VIRGINIA COMMONWEALTH UNIVERSITY

NATIONAL RESOURCE CENTER
FOR TRAUMATIC BRAIN INJURY

Neuropsychology and Rehabilitation Psychology Division Department of Physical Medicine and Rehabilitation.

Seizures

QUESTION:

My husband had seizures right around the time of the head trauma. He was put on medication which controlled the seizures. How long will he need to take this medication? Is it possible that he eventually can stop the medication and be seizure-free?

ANSWER
Prophylaxis (prevention) of seizures after moderate and severe TBI (mild TBI does not increase seizure incidence and therefore does not require any prophylaxis) involves the use of Dilantin (phenytoin) for a 7-day period after injury. Additional medication has not been shown to be any more efficacious. "Immediate seizures" (within the first 24 hours of injury) are only treated with the 7-day period of Dilantin that one would use for prophylaxis (they do not increase the risk of "early" or "late" seizures). "Early seizures" (24 hours to 1 week after injury) are not always treated similarly; however, in general, they should be treated for 3-6 months with an anticonvulsant (it does not matter which one ... Dilantin, Tegretol, Valproic Acid). Some folks will get a brain wave tracing (EEG) before stopping treatment, but it is not clear what is best. "Late seizures" (after 1 week post-injury) should be treated with similar agents for at least 6 months. If the seizures were "status epilepticus" in nature (continuing for more than 2-5 minutes), then treatment should probably extend to a year. A new head CT is appropriate for new "late" seizures (the first one), and an EEG is appropriate before stopping medications.

QUESTION:
My sister had a severe brain injury due to an assault. I have heard about post-traumatic seizures, and I am worried about her having them. Do all brain injury patients experience post-traumatic seizures? Is this a life-long condition?

ANSWER
Seizures, or "Post-Traumatic Epilepsy," occur in three time frames after traumatic brain injury: Immediate (within the first 24 hours), Early (24 hours to 1 week after injury), and Late (after 1 week post-injury). The incidence of seizures after moderate to severe TBI is approximately 15-20% for the first year (and perhaps 25-30% for 4 years, although this has not been well studied), with most occurring in the "Late" phase. Additionally, of those individuals who develop late seizures, approximately 25% will do so after the first year (and can do so for as long as 4 years post-injury). Things which predispose to early and later seizures are: depressed skull fractures, focal bleeding within the brain tissue with associated swelling, focal neurologic deficits (hemiparesis), and penetrating injuries. Additionally, if you have an "early" seizure you are more likely to have a "late" seizure. An "immediate" seizure does not increase your risk for later seizures. A prior seizure disorder (unrelated to excessive alcohol or drug use and withdrawal) also increases your overall risk for all types of seizures.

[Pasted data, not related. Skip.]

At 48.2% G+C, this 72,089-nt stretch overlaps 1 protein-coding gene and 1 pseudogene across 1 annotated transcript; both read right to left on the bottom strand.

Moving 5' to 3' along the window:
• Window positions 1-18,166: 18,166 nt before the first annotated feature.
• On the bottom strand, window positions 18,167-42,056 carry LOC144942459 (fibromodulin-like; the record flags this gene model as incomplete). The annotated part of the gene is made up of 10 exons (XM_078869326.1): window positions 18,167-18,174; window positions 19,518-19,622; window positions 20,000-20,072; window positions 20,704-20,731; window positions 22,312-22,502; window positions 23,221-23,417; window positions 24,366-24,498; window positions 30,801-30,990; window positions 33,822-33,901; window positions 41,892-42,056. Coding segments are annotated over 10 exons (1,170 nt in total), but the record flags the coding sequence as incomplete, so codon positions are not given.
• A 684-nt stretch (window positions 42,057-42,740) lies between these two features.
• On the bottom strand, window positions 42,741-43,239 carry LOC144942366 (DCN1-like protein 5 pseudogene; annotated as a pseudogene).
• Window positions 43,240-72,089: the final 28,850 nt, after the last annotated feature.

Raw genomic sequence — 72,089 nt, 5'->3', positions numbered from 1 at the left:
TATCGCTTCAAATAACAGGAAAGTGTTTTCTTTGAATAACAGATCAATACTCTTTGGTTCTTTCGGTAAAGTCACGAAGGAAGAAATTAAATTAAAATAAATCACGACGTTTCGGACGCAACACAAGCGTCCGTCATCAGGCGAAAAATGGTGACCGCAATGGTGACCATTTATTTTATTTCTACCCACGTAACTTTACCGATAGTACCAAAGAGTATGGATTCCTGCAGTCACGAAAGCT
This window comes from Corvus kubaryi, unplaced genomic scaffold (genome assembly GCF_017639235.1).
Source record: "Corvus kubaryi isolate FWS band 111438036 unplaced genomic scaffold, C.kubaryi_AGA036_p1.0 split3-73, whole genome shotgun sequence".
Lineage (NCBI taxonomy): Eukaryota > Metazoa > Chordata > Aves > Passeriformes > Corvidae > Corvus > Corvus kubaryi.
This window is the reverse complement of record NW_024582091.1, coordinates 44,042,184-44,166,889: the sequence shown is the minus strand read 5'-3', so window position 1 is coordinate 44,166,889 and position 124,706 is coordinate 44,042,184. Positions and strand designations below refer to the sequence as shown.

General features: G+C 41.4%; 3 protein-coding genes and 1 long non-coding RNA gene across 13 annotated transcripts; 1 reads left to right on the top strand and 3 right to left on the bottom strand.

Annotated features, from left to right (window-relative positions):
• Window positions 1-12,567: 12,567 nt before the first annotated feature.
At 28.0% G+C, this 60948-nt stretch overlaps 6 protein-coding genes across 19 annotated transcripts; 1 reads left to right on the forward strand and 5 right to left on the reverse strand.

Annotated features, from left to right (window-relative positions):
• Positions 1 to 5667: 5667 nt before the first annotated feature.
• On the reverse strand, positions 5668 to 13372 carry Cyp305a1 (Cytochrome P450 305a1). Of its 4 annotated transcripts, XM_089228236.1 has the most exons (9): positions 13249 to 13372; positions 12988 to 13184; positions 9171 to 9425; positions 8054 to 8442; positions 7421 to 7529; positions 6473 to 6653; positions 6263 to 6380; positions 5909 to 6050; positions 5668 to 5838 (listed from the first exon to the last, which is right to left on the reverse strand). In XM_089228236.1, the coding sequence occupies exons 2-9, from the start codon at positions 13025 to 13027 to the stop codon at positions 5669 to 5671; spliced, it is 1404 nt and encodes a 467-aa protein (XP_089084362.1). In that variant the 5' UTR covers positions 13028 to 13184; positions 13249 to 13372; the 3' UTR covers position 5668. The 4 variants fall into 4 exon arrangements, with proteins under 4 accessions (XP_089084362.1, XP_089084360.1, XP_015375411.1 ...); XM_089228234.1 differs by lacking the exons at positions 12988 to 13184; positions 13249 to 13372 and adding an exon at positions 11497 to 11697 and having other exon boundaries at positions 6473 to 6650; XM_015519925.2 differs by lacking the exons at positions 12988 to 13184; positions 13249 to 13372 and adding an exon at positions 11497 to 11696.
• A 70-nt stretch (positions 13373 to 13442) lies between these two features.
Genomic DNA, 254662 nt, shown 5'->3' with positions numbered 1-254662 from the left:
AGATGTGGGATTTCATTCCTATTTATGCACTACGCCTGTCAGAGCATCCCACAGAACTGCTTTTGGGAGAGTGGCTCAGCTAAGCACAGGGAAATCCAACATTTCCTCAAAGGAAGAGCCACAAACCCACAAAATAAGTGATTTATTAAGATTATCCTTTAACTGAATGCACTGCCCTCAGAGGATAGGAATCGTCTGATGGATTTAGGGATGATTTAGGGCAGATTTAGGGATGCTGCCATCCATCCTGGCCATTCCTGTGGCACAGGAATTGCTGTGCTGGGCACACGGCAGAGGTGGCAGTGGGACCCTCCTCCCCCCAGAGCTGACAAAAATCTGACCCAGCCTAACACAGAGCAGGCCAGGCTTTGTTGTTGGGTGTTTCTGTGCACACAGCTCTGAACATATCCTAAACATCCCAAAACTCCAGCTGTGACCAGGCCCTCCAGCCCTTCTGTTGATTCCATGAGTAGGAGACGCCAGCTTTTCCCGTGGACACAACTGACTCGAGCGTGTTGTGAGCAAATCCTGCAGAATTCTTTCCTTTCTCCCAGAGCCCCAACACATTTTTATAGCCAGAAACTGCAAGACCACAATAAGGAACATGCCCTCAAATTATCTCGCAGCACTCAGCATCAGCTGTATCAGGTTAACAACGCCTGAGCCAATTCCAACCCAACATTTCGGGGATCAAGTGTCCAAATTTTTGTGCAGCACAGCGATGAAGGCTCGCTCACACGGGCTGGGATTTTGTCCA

Seizures can be manifest in a number of ways. The most common seizure type is labeled a "Complex Partial Seizure," which means involvement (twitching, drawing up) of a part(s) of the body with associated alteration (or loss) in consciousness. It is different from the "Generalized" (Grand Mal) or "Tonic-Clonic Seizure" one typically thinks of, where one has uncontrolled twitching and jerking of the entire body with associated loss of consciousness, incontinence, and a period before and after seizure (pre- and post-ictal phase) of altered consciousness. This "Generalized Seizure" is the second most common type. "Simple Partial Seizures" are the third most common type and are similar to the "Complex Partial Seizure" without any alteration or loss of consciousness. "Abscence Seizures" (Petit Mal) with brief alterations in consciousness are fairly rare after TBI, and can be confused with inattention or hypoarousal.

Patients with seizures are restricted from driving for a period of time (it varies from state to state). Additionally, they should not perform any activity during that time period in which they could injure themselves if they sustained a seizure (power tools, climbing ladders/heights, swimming alone, bathing in a bathtub, etc.) In general, however, seizures do not prevent the individual from leading a full, productive life without functional limitations.

QUESTION:
What is the relationship between epilepsy and brain injury? Can a brain injury cause epilepsy in a formerly seizure-free individual?

ANSWER

Brain injury is one of many causes of epilepsy. Epilepsy is not a disease; it is a symptom of a neurologic disorder that affects the brain. The word "epilepsy" comes from a Greek word meaning "to possess, hold or seize" and medically it describes a short-lived burst of energy in the brain . A seizure can strike anyone as a result of a variety of causes, such as a blow to the head, allergic drug reaction, and infections, for example.

There are many different forms of epilepsy, some involving convulsive episodes, while others more subtly affect a person’s ability to sustain attention or create a brief unexplained restlessness and/or experience of feeling "spaced out." Epilepsy can develop immediately after a brain injury or some months or years later, and large numbers of individuals with brain injury never develop epilepsy. The good news is most epilepsy is controllable with medication, and a person can live a normal life. Federal laws prevent discrimination against persons with epilepsy. You may wish to gather more general information about epilepsy by contacting the Epilepsy Foundation of America at 1-800-EFA-1000. Another resource is your local public library or medical library.

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